Author's Copies! Yes!
A week ago I received my thirty author's copies of BECOMING DARKNESS and it goes without saying (given that this is really my debut) that it was an exciting moment -- definitely one of the highlights of the year for me, and one more step toward the fulfillment of a dream I've probably been nuturing since I was a child (which, I regret to say, was a very long time ago).
When I opened the first of the three boxes and looked at the stacks of books inside, I think that's when I well and truly felt I'd achieved the status of bonafide author. Signing the contract with Switch Press two years ago, getting a check for an advance (actually two), and working with the editor were all confirmation that I'd succeeded in becoming a traditionally published author, but holding a physical copy of the final, retail version of the book -- the book as it will be sold to the public in bookstores -- just somehow made it that much more concrete.
The book in its physical form is nothing short of fantastic. Capstone Publishers (of which Switch Press is an imprint) did an excellent job of turning out an appealing, well constructed product. Inside and out, the book is pure quality, highlighted by an attention to detail that sets it off from many other books out there. On the dust jacket, for example, you'll find embossed lettering and a high gloss finish to the red stripe that runs down the middle. Under the dust jacket, the sturdy library binding features an alternate version of the cover -- which though similar, does contain subtle differences.
While some of my copies will undoubtedly end up in the hands of family and friends, I'm hoping to use the bulk of them to help promote the book. In this day and age, with so much competition out there, a writer can't simply sit back and do nothing after the book has been published. I've been doing as much as I can using social media, but that's a tough haul for a debut writer who hasn't accumulated the kind of following that would make social media platforms useful in the promotion and marketing of a book. Unfortunately, there are limits to what I can do even locally, and beyond that it gets even more problematic.
For that reason I find myself anxious about the October 1st release. In many respects it will be one of the best days of my life; but it'll be sobered by the fact that I'm all too conscious of what I'm up against. The world of publishing has probably never been more competitive -- primarily as a result of the self-publishing revolution that has completely transformed the landscape of the industry. There are only so many readers out there, and each has a limited amount of money they can spend on books. Meanwhile, the number of writers producing books has exploded within the last decade, meaning that a shrinking pie of readership has to be divided among a burgeoning buffet of writers. Needless to say, that suggests that for many writers the returns will become steadily smaller and smaller, making it that much more difficult to pursue writing as a full time career.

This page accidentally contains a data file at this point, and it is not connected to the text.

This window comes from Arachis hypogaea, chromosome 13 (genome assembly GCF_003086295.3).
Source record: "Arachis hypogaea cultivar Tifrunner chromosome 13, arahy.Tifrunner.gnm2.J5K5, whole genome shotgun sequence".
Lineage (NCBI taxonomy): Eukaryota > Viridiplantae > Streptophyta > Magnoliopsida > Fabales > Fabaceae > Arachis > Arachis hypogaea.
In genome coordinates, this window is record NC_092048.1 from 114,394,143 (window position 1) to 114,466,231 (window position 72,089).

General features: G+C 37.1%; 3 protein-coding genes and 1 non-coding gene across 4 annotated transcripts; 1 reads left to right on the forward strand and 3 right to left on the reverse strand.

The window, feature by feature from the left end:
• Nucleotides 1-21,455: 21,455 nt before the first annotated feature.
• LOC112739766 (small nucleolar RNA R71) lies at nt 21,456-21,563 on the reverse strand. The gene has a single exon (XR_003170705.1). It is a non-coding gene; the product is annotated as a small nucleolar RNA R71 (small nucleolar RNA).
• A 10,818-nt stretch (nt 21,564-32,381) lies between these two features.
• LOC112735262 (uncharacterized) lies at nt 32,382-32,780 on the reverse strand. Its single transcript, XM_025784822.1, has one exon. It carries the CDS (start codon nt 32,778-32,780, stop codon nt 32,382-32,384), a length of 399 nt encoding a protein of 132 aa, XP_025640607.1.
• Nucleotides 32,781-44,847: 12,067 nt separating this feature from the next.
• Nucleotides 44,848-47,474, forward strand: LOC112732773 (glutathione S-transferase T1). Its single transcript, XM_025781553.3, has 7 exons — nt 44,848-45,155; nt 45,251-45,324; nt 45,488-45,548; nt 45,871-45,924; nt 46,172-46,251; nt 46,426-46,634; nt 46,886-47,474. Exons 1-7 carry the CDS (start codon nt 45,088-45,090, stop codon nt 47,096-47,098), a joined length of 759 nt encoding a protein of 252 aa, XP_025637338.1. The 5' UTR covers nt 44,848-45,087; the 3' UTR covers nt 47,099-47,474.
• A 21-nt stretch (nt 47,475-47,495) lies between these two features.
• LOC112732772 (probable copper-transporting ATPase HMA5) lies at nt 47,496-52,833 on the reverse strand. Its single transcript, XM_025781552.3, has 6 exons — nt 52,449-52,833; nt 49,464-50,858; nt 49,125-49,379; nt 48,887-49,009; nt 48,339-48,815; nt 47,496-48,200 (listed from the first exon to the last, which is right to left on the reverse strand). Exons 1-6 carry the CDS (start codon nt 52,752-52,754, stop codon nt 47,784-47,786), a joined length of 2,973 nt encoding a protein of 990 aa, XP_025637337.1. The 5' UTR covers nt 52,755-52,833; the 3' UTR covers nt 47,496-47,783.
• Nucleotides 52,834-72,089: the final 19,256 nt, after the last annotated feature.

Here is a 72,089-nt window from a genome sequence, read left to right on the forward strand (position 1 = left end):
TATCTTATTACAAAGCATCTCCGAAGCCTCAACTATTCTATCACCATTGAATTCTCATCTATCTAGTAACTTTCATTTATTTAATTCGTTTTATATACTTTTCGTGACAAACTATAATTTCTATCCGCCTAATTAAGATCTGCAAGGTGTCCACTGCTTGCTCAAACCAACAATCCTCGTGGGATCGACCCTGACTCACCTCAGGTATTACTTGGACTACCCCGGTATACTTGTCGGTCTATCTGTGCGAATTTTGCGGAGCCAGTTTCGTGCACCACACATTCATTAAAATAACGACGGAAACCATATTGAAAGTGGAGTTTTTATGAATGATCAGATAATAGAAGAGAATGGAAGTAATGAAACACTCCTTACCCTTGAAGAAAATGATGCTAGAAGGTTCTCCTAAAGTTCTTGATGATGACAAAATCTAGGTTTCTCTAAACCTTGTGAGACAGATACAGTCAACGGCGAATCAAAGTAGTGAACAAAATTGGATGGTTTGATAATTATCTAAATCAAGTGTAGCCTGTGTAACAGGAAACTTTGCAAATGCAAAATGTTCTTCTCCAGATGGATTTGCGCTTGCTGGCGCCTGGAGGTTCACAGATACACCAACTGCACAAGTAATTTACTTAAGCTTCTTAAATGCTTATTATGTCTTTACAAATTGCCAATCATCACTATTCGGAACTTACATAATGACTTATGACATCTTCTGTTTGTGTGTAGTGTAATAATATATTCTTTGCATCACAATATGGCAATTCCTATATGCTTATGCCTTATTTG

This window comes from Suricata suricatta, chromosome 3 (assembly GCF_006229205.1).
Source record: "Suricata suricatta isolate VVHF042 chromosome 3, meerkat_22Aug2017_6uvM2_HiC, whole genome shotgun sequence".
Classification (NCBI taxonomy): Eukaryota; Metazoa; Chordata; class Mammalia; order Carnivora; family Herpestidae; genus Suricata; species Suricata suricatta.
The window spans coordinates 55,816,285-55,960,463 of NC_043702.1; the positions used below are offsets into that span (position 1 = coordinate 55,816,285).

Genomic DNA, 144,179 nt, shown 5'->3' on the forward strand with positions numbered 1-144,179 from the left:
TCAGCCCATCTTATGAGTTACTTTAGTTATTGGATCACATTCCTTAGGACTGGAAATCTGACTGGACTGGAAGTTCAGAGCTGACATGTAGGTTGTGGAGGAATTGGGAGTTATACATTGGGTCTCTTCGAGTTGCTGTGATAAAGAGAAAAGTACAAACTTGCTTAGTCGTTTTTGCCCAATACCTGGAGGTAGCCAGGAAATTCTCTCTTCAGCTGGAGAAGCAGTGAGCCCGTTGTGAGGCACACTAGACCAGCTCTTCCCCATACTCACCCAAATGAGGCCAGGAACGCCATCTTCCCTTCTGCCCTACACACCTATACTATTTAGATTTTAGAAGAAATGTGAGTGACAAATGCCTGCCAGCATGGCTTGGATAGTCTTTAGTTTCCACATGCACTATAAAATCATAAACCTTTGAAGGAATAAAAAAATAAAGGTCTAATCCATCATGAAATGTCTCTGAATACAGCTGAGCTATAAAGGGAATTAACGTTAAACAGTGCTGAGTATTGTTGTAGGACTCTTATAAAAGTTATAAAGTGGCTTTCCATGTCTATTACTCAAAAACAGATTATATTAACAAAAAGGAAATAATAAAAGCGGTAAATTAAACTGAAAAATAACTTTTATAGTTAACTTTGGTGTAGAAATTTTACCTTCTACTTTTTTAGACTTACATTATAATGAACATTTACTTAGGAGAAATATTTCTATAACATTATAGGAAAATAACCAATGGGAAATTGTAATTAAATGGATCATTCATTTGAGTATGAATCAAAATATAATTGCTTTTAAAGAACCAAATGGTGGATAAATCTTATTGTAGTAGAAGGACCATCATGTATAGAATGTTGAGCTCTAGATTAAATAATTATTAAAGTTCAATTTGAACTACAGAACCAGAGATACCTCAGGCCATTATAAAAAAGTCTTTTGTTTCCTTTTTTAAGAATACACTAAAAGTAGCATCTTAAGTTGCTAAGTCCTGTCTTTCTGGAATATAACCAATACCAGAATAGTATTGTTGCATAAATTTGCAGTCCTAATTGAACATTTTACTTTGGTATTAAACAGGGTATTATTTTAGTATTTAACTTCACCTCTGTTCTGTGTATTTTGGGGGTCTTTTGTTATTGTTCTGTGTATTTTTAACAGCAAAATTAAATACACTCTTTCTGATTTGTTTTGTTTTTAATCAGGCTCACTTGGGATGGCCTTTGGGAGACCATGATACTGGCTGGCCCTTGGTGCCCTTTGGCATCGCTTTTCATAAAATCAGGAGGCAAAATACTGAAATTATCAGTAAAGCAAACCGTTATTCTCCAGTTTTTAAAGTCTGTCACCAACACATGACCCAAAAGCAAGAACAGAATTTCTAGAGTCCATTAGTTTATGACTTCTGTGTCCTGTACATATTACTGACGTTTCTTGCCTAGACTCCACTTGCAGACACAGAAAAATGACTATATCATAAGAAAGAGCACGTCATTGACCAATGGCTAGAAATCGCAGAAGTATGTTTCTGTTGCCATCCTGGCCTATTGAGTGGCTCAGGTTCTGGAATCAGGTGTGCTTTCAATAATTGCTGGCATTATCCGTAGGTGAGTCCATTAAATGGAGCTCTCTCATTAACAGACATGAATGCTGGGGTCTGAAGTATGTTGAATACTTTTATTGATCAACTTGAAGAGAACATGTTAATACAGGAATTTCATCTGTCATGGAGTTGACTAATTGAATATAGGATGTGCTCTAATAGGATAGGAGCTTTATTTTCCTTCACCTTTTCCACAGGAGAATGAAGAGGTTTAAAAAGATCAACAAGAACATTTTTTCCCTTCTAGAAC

Of course, everyone who writes a book hopes for a bestseller. The reality, unfortunately, is that few will ever achieve that status. Not, at least, in its truest sense of the word. Generally, the fate of a book is determined within the first few months of it going on sale, largely because word-of-mouth remains one of the most crucial and fundamental means by which a writer can achieve success. If you don't get people talking about your book, it's going to be hard for others to become aware of it amidst the many millions of books that are out there clamoring for attention. You need to generate buzz and you need to do it quickly, but that's far easier said than done.
For most debut authors, it's an uphill battle -- unless you happen to be blessed with a huge marketing campaign (but that rarely happens). In the end, you just have to hope that what you've written will garner an audience who will, in turn, encourage others to read the book, until at some point you achieve that crucial tipping point of readership that assures you'll get the chance to write and publish another book.
Getting traditionally published is difficult and there are no guarantees that even when you get that far that you'll be successful. But as with everything in life, you have to take it one step at a time. There's no point in anticipating failure before you've even got started. So for now I'm going to enjoy the ride and savor what I can of my achievements thus far. Who knows what tomorrow will bring?